The Web is a distributed, decentralized service. No single company, government, or individual owns the Web and therefore it can’t just be shut down by removing a computer from the Internet. A single website can be taken off the Web, but the web itself will survive as long as it remains a useful service.
The Web is a collection of interconnected documents that can be downloaded from web servers by a program called a web browser using a protocol called HTTP. There were a lot of big words in that sentence, so let’s explore and define some of the important terms in detail.
A Collection of Interconnected Documents
Every document on the Web has an address called a URL (Universal Resource Locator). A URL specifies the name of the web server on which a document resides and the path to a file. A URL that doesn’t specify a path or filename points to the website’s home page. We say that documents on the Web are interconnected because one document can refer to the URL of another document, allowing users to navigate between related documents.
HTML and Hyperlinks
Documents on the Internet are created in a file format called HTML (HyperText Markup Language). A markup language is a file format containing text and annotations that provide the text with structure, meaning, and formatting. HTML is one of many such languages. What makes HTML unique is that it uses annotations called tags to turn regular text into hypertext, an interactive text format which can link words to related documents. HTML uses an annotation (or tag) called a hyperlink to link text to another document on the web by referring to it’s URL. When the hyperlinked text is clicked, the linked document will be downloaded.
Most services on the Internet are based on a concept called client-server architecture. What this means is that there are two computers or individuals involved in all communication: one which provides a service (the server) and another which accesses that services (the client). A web server is a computer on the Internet which provides the World Wide Web service, technically referred to as the HTTP protocol. A web server listens for HTTP requests and responds by locating the requested document on it’s hard drive and sending it as the contents of it’s HTTP response.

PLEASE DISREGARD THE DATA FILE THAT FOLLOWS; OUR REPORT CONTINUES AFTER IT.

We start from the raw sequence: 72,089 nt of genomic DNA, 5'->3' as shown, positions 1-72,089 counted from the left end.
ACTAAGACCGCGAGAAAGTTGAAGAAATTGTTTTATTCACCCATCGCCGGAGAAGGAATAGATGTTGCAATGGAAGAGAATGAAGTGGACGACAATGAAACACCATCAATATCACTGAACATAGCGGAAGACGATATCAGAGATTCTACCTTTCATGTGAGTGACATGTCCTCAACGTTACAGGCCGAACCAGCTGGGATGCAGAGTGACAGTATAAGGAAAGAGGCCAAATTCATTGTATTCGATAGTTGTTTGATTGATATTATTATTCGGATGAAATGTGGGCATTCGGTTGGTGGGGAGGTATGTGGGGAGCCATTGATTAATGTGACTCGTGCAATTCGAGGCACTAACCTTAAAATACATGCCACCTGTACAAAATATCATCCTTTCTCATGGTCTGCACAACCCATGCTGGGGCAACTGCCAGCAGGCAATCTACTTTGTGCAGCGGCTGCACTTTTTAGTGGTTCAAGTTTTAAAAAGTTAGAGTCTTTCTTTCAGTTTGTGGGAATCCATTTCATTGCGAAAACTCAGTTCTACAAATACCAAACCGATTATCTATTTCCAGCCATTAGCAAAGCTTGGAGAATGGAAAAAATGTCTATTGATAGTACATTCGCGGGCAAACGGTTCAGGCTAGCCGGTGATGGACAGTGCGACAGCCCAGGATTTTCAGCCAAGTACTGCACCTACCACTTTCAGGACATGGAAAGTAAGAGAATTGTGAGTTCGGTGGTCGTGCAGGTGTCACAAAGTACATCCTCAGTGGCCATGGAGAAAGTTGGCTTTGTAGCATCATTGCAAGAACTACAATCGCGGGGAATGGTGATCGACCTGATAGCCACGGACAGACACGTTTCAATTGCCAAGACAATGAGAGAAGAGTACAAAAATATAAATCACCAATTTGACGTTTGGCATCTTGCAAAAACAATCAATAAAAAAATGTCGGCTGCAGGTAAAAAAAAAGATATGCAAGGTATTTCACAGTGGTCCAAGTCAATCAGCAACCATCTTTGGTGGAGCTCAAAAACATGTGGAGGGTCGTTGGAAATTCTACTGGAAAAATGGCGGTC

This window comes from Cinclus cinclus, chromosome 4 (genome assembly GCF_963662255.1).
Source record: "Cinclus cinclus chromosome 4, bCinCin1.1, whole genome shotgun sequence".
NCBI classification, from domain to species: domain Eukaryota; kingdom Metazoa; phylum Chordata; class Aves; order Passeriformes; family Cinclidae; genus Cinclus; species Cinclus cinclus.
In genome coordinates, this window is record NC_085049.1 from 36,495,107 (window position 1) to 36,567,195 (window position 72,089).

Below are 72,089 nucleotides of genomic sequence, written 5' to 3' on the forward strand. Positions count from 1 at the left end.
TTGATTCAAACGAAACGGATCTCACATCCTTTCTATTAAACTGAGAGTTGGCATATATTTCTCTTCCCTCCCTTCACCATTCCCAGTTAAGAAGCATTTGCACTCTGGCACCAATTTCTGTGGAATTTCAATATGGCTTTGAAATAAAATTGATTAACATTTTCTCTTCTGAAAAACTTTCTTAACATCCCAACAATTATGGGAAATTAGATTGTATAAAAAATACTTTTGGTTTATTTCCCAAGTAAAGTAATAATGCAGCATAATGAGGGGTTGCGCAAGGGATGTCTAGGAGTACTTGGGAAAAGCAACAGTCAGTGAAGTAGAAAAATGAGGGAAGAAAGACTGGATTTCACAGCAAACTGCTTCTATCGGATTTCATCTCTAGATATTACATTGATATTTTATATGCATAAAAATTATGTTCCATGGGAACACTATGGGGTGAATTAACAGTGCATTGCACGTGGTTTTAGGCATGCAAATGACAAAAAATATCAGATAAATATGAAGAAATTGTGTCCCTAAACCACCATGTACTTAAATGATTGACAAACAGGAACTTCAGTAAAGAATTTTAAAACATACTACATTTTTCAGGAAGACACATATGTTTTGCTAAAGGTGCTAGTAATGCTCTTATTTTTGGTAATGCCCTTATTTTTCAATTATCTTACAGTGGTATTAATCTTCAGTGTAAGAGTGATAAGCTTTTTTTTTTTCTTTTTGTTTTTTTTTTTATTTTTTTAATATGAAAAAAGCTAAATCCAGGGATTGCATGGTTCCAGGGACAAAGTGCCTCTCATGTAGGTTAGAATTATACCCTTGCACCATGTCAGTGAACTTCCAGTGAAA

A web browser is an HTTP client program. That is, web browsers understand how to make requests to web servers using the HTTP protocol. When a web server sends a browser the HTML page that it requested, the browser is also responsible for understanding how to interpret the HTML language and display the document.
After reading this article you should understand that the World Wide Web (or Web, or WWW) is just one of many services available on the Internet. The Web is a decentralized service provided by many computers connected to the Internet called web servers. Web servers provide HTML documents that utilize a type of text annotation called a hyperlink to link to one another and provide the user with the ability to navigate to related documents to find more information on a given topic. Users of the Web use a program called a web browser. A web browser uses the address, or URL, of a document on the Web to request it from a web server using the HTTP protocol.
I had a professor in college that often said regarding computer science that you learn what’s going on in the first class, and you learn what’s really, really going on in the last class. I’ve left out many specifics while writing this article, but it provided you with a foundation for understanding the World Wide Web from which you can expand and learn not only how to use the Web, but also create your own web content.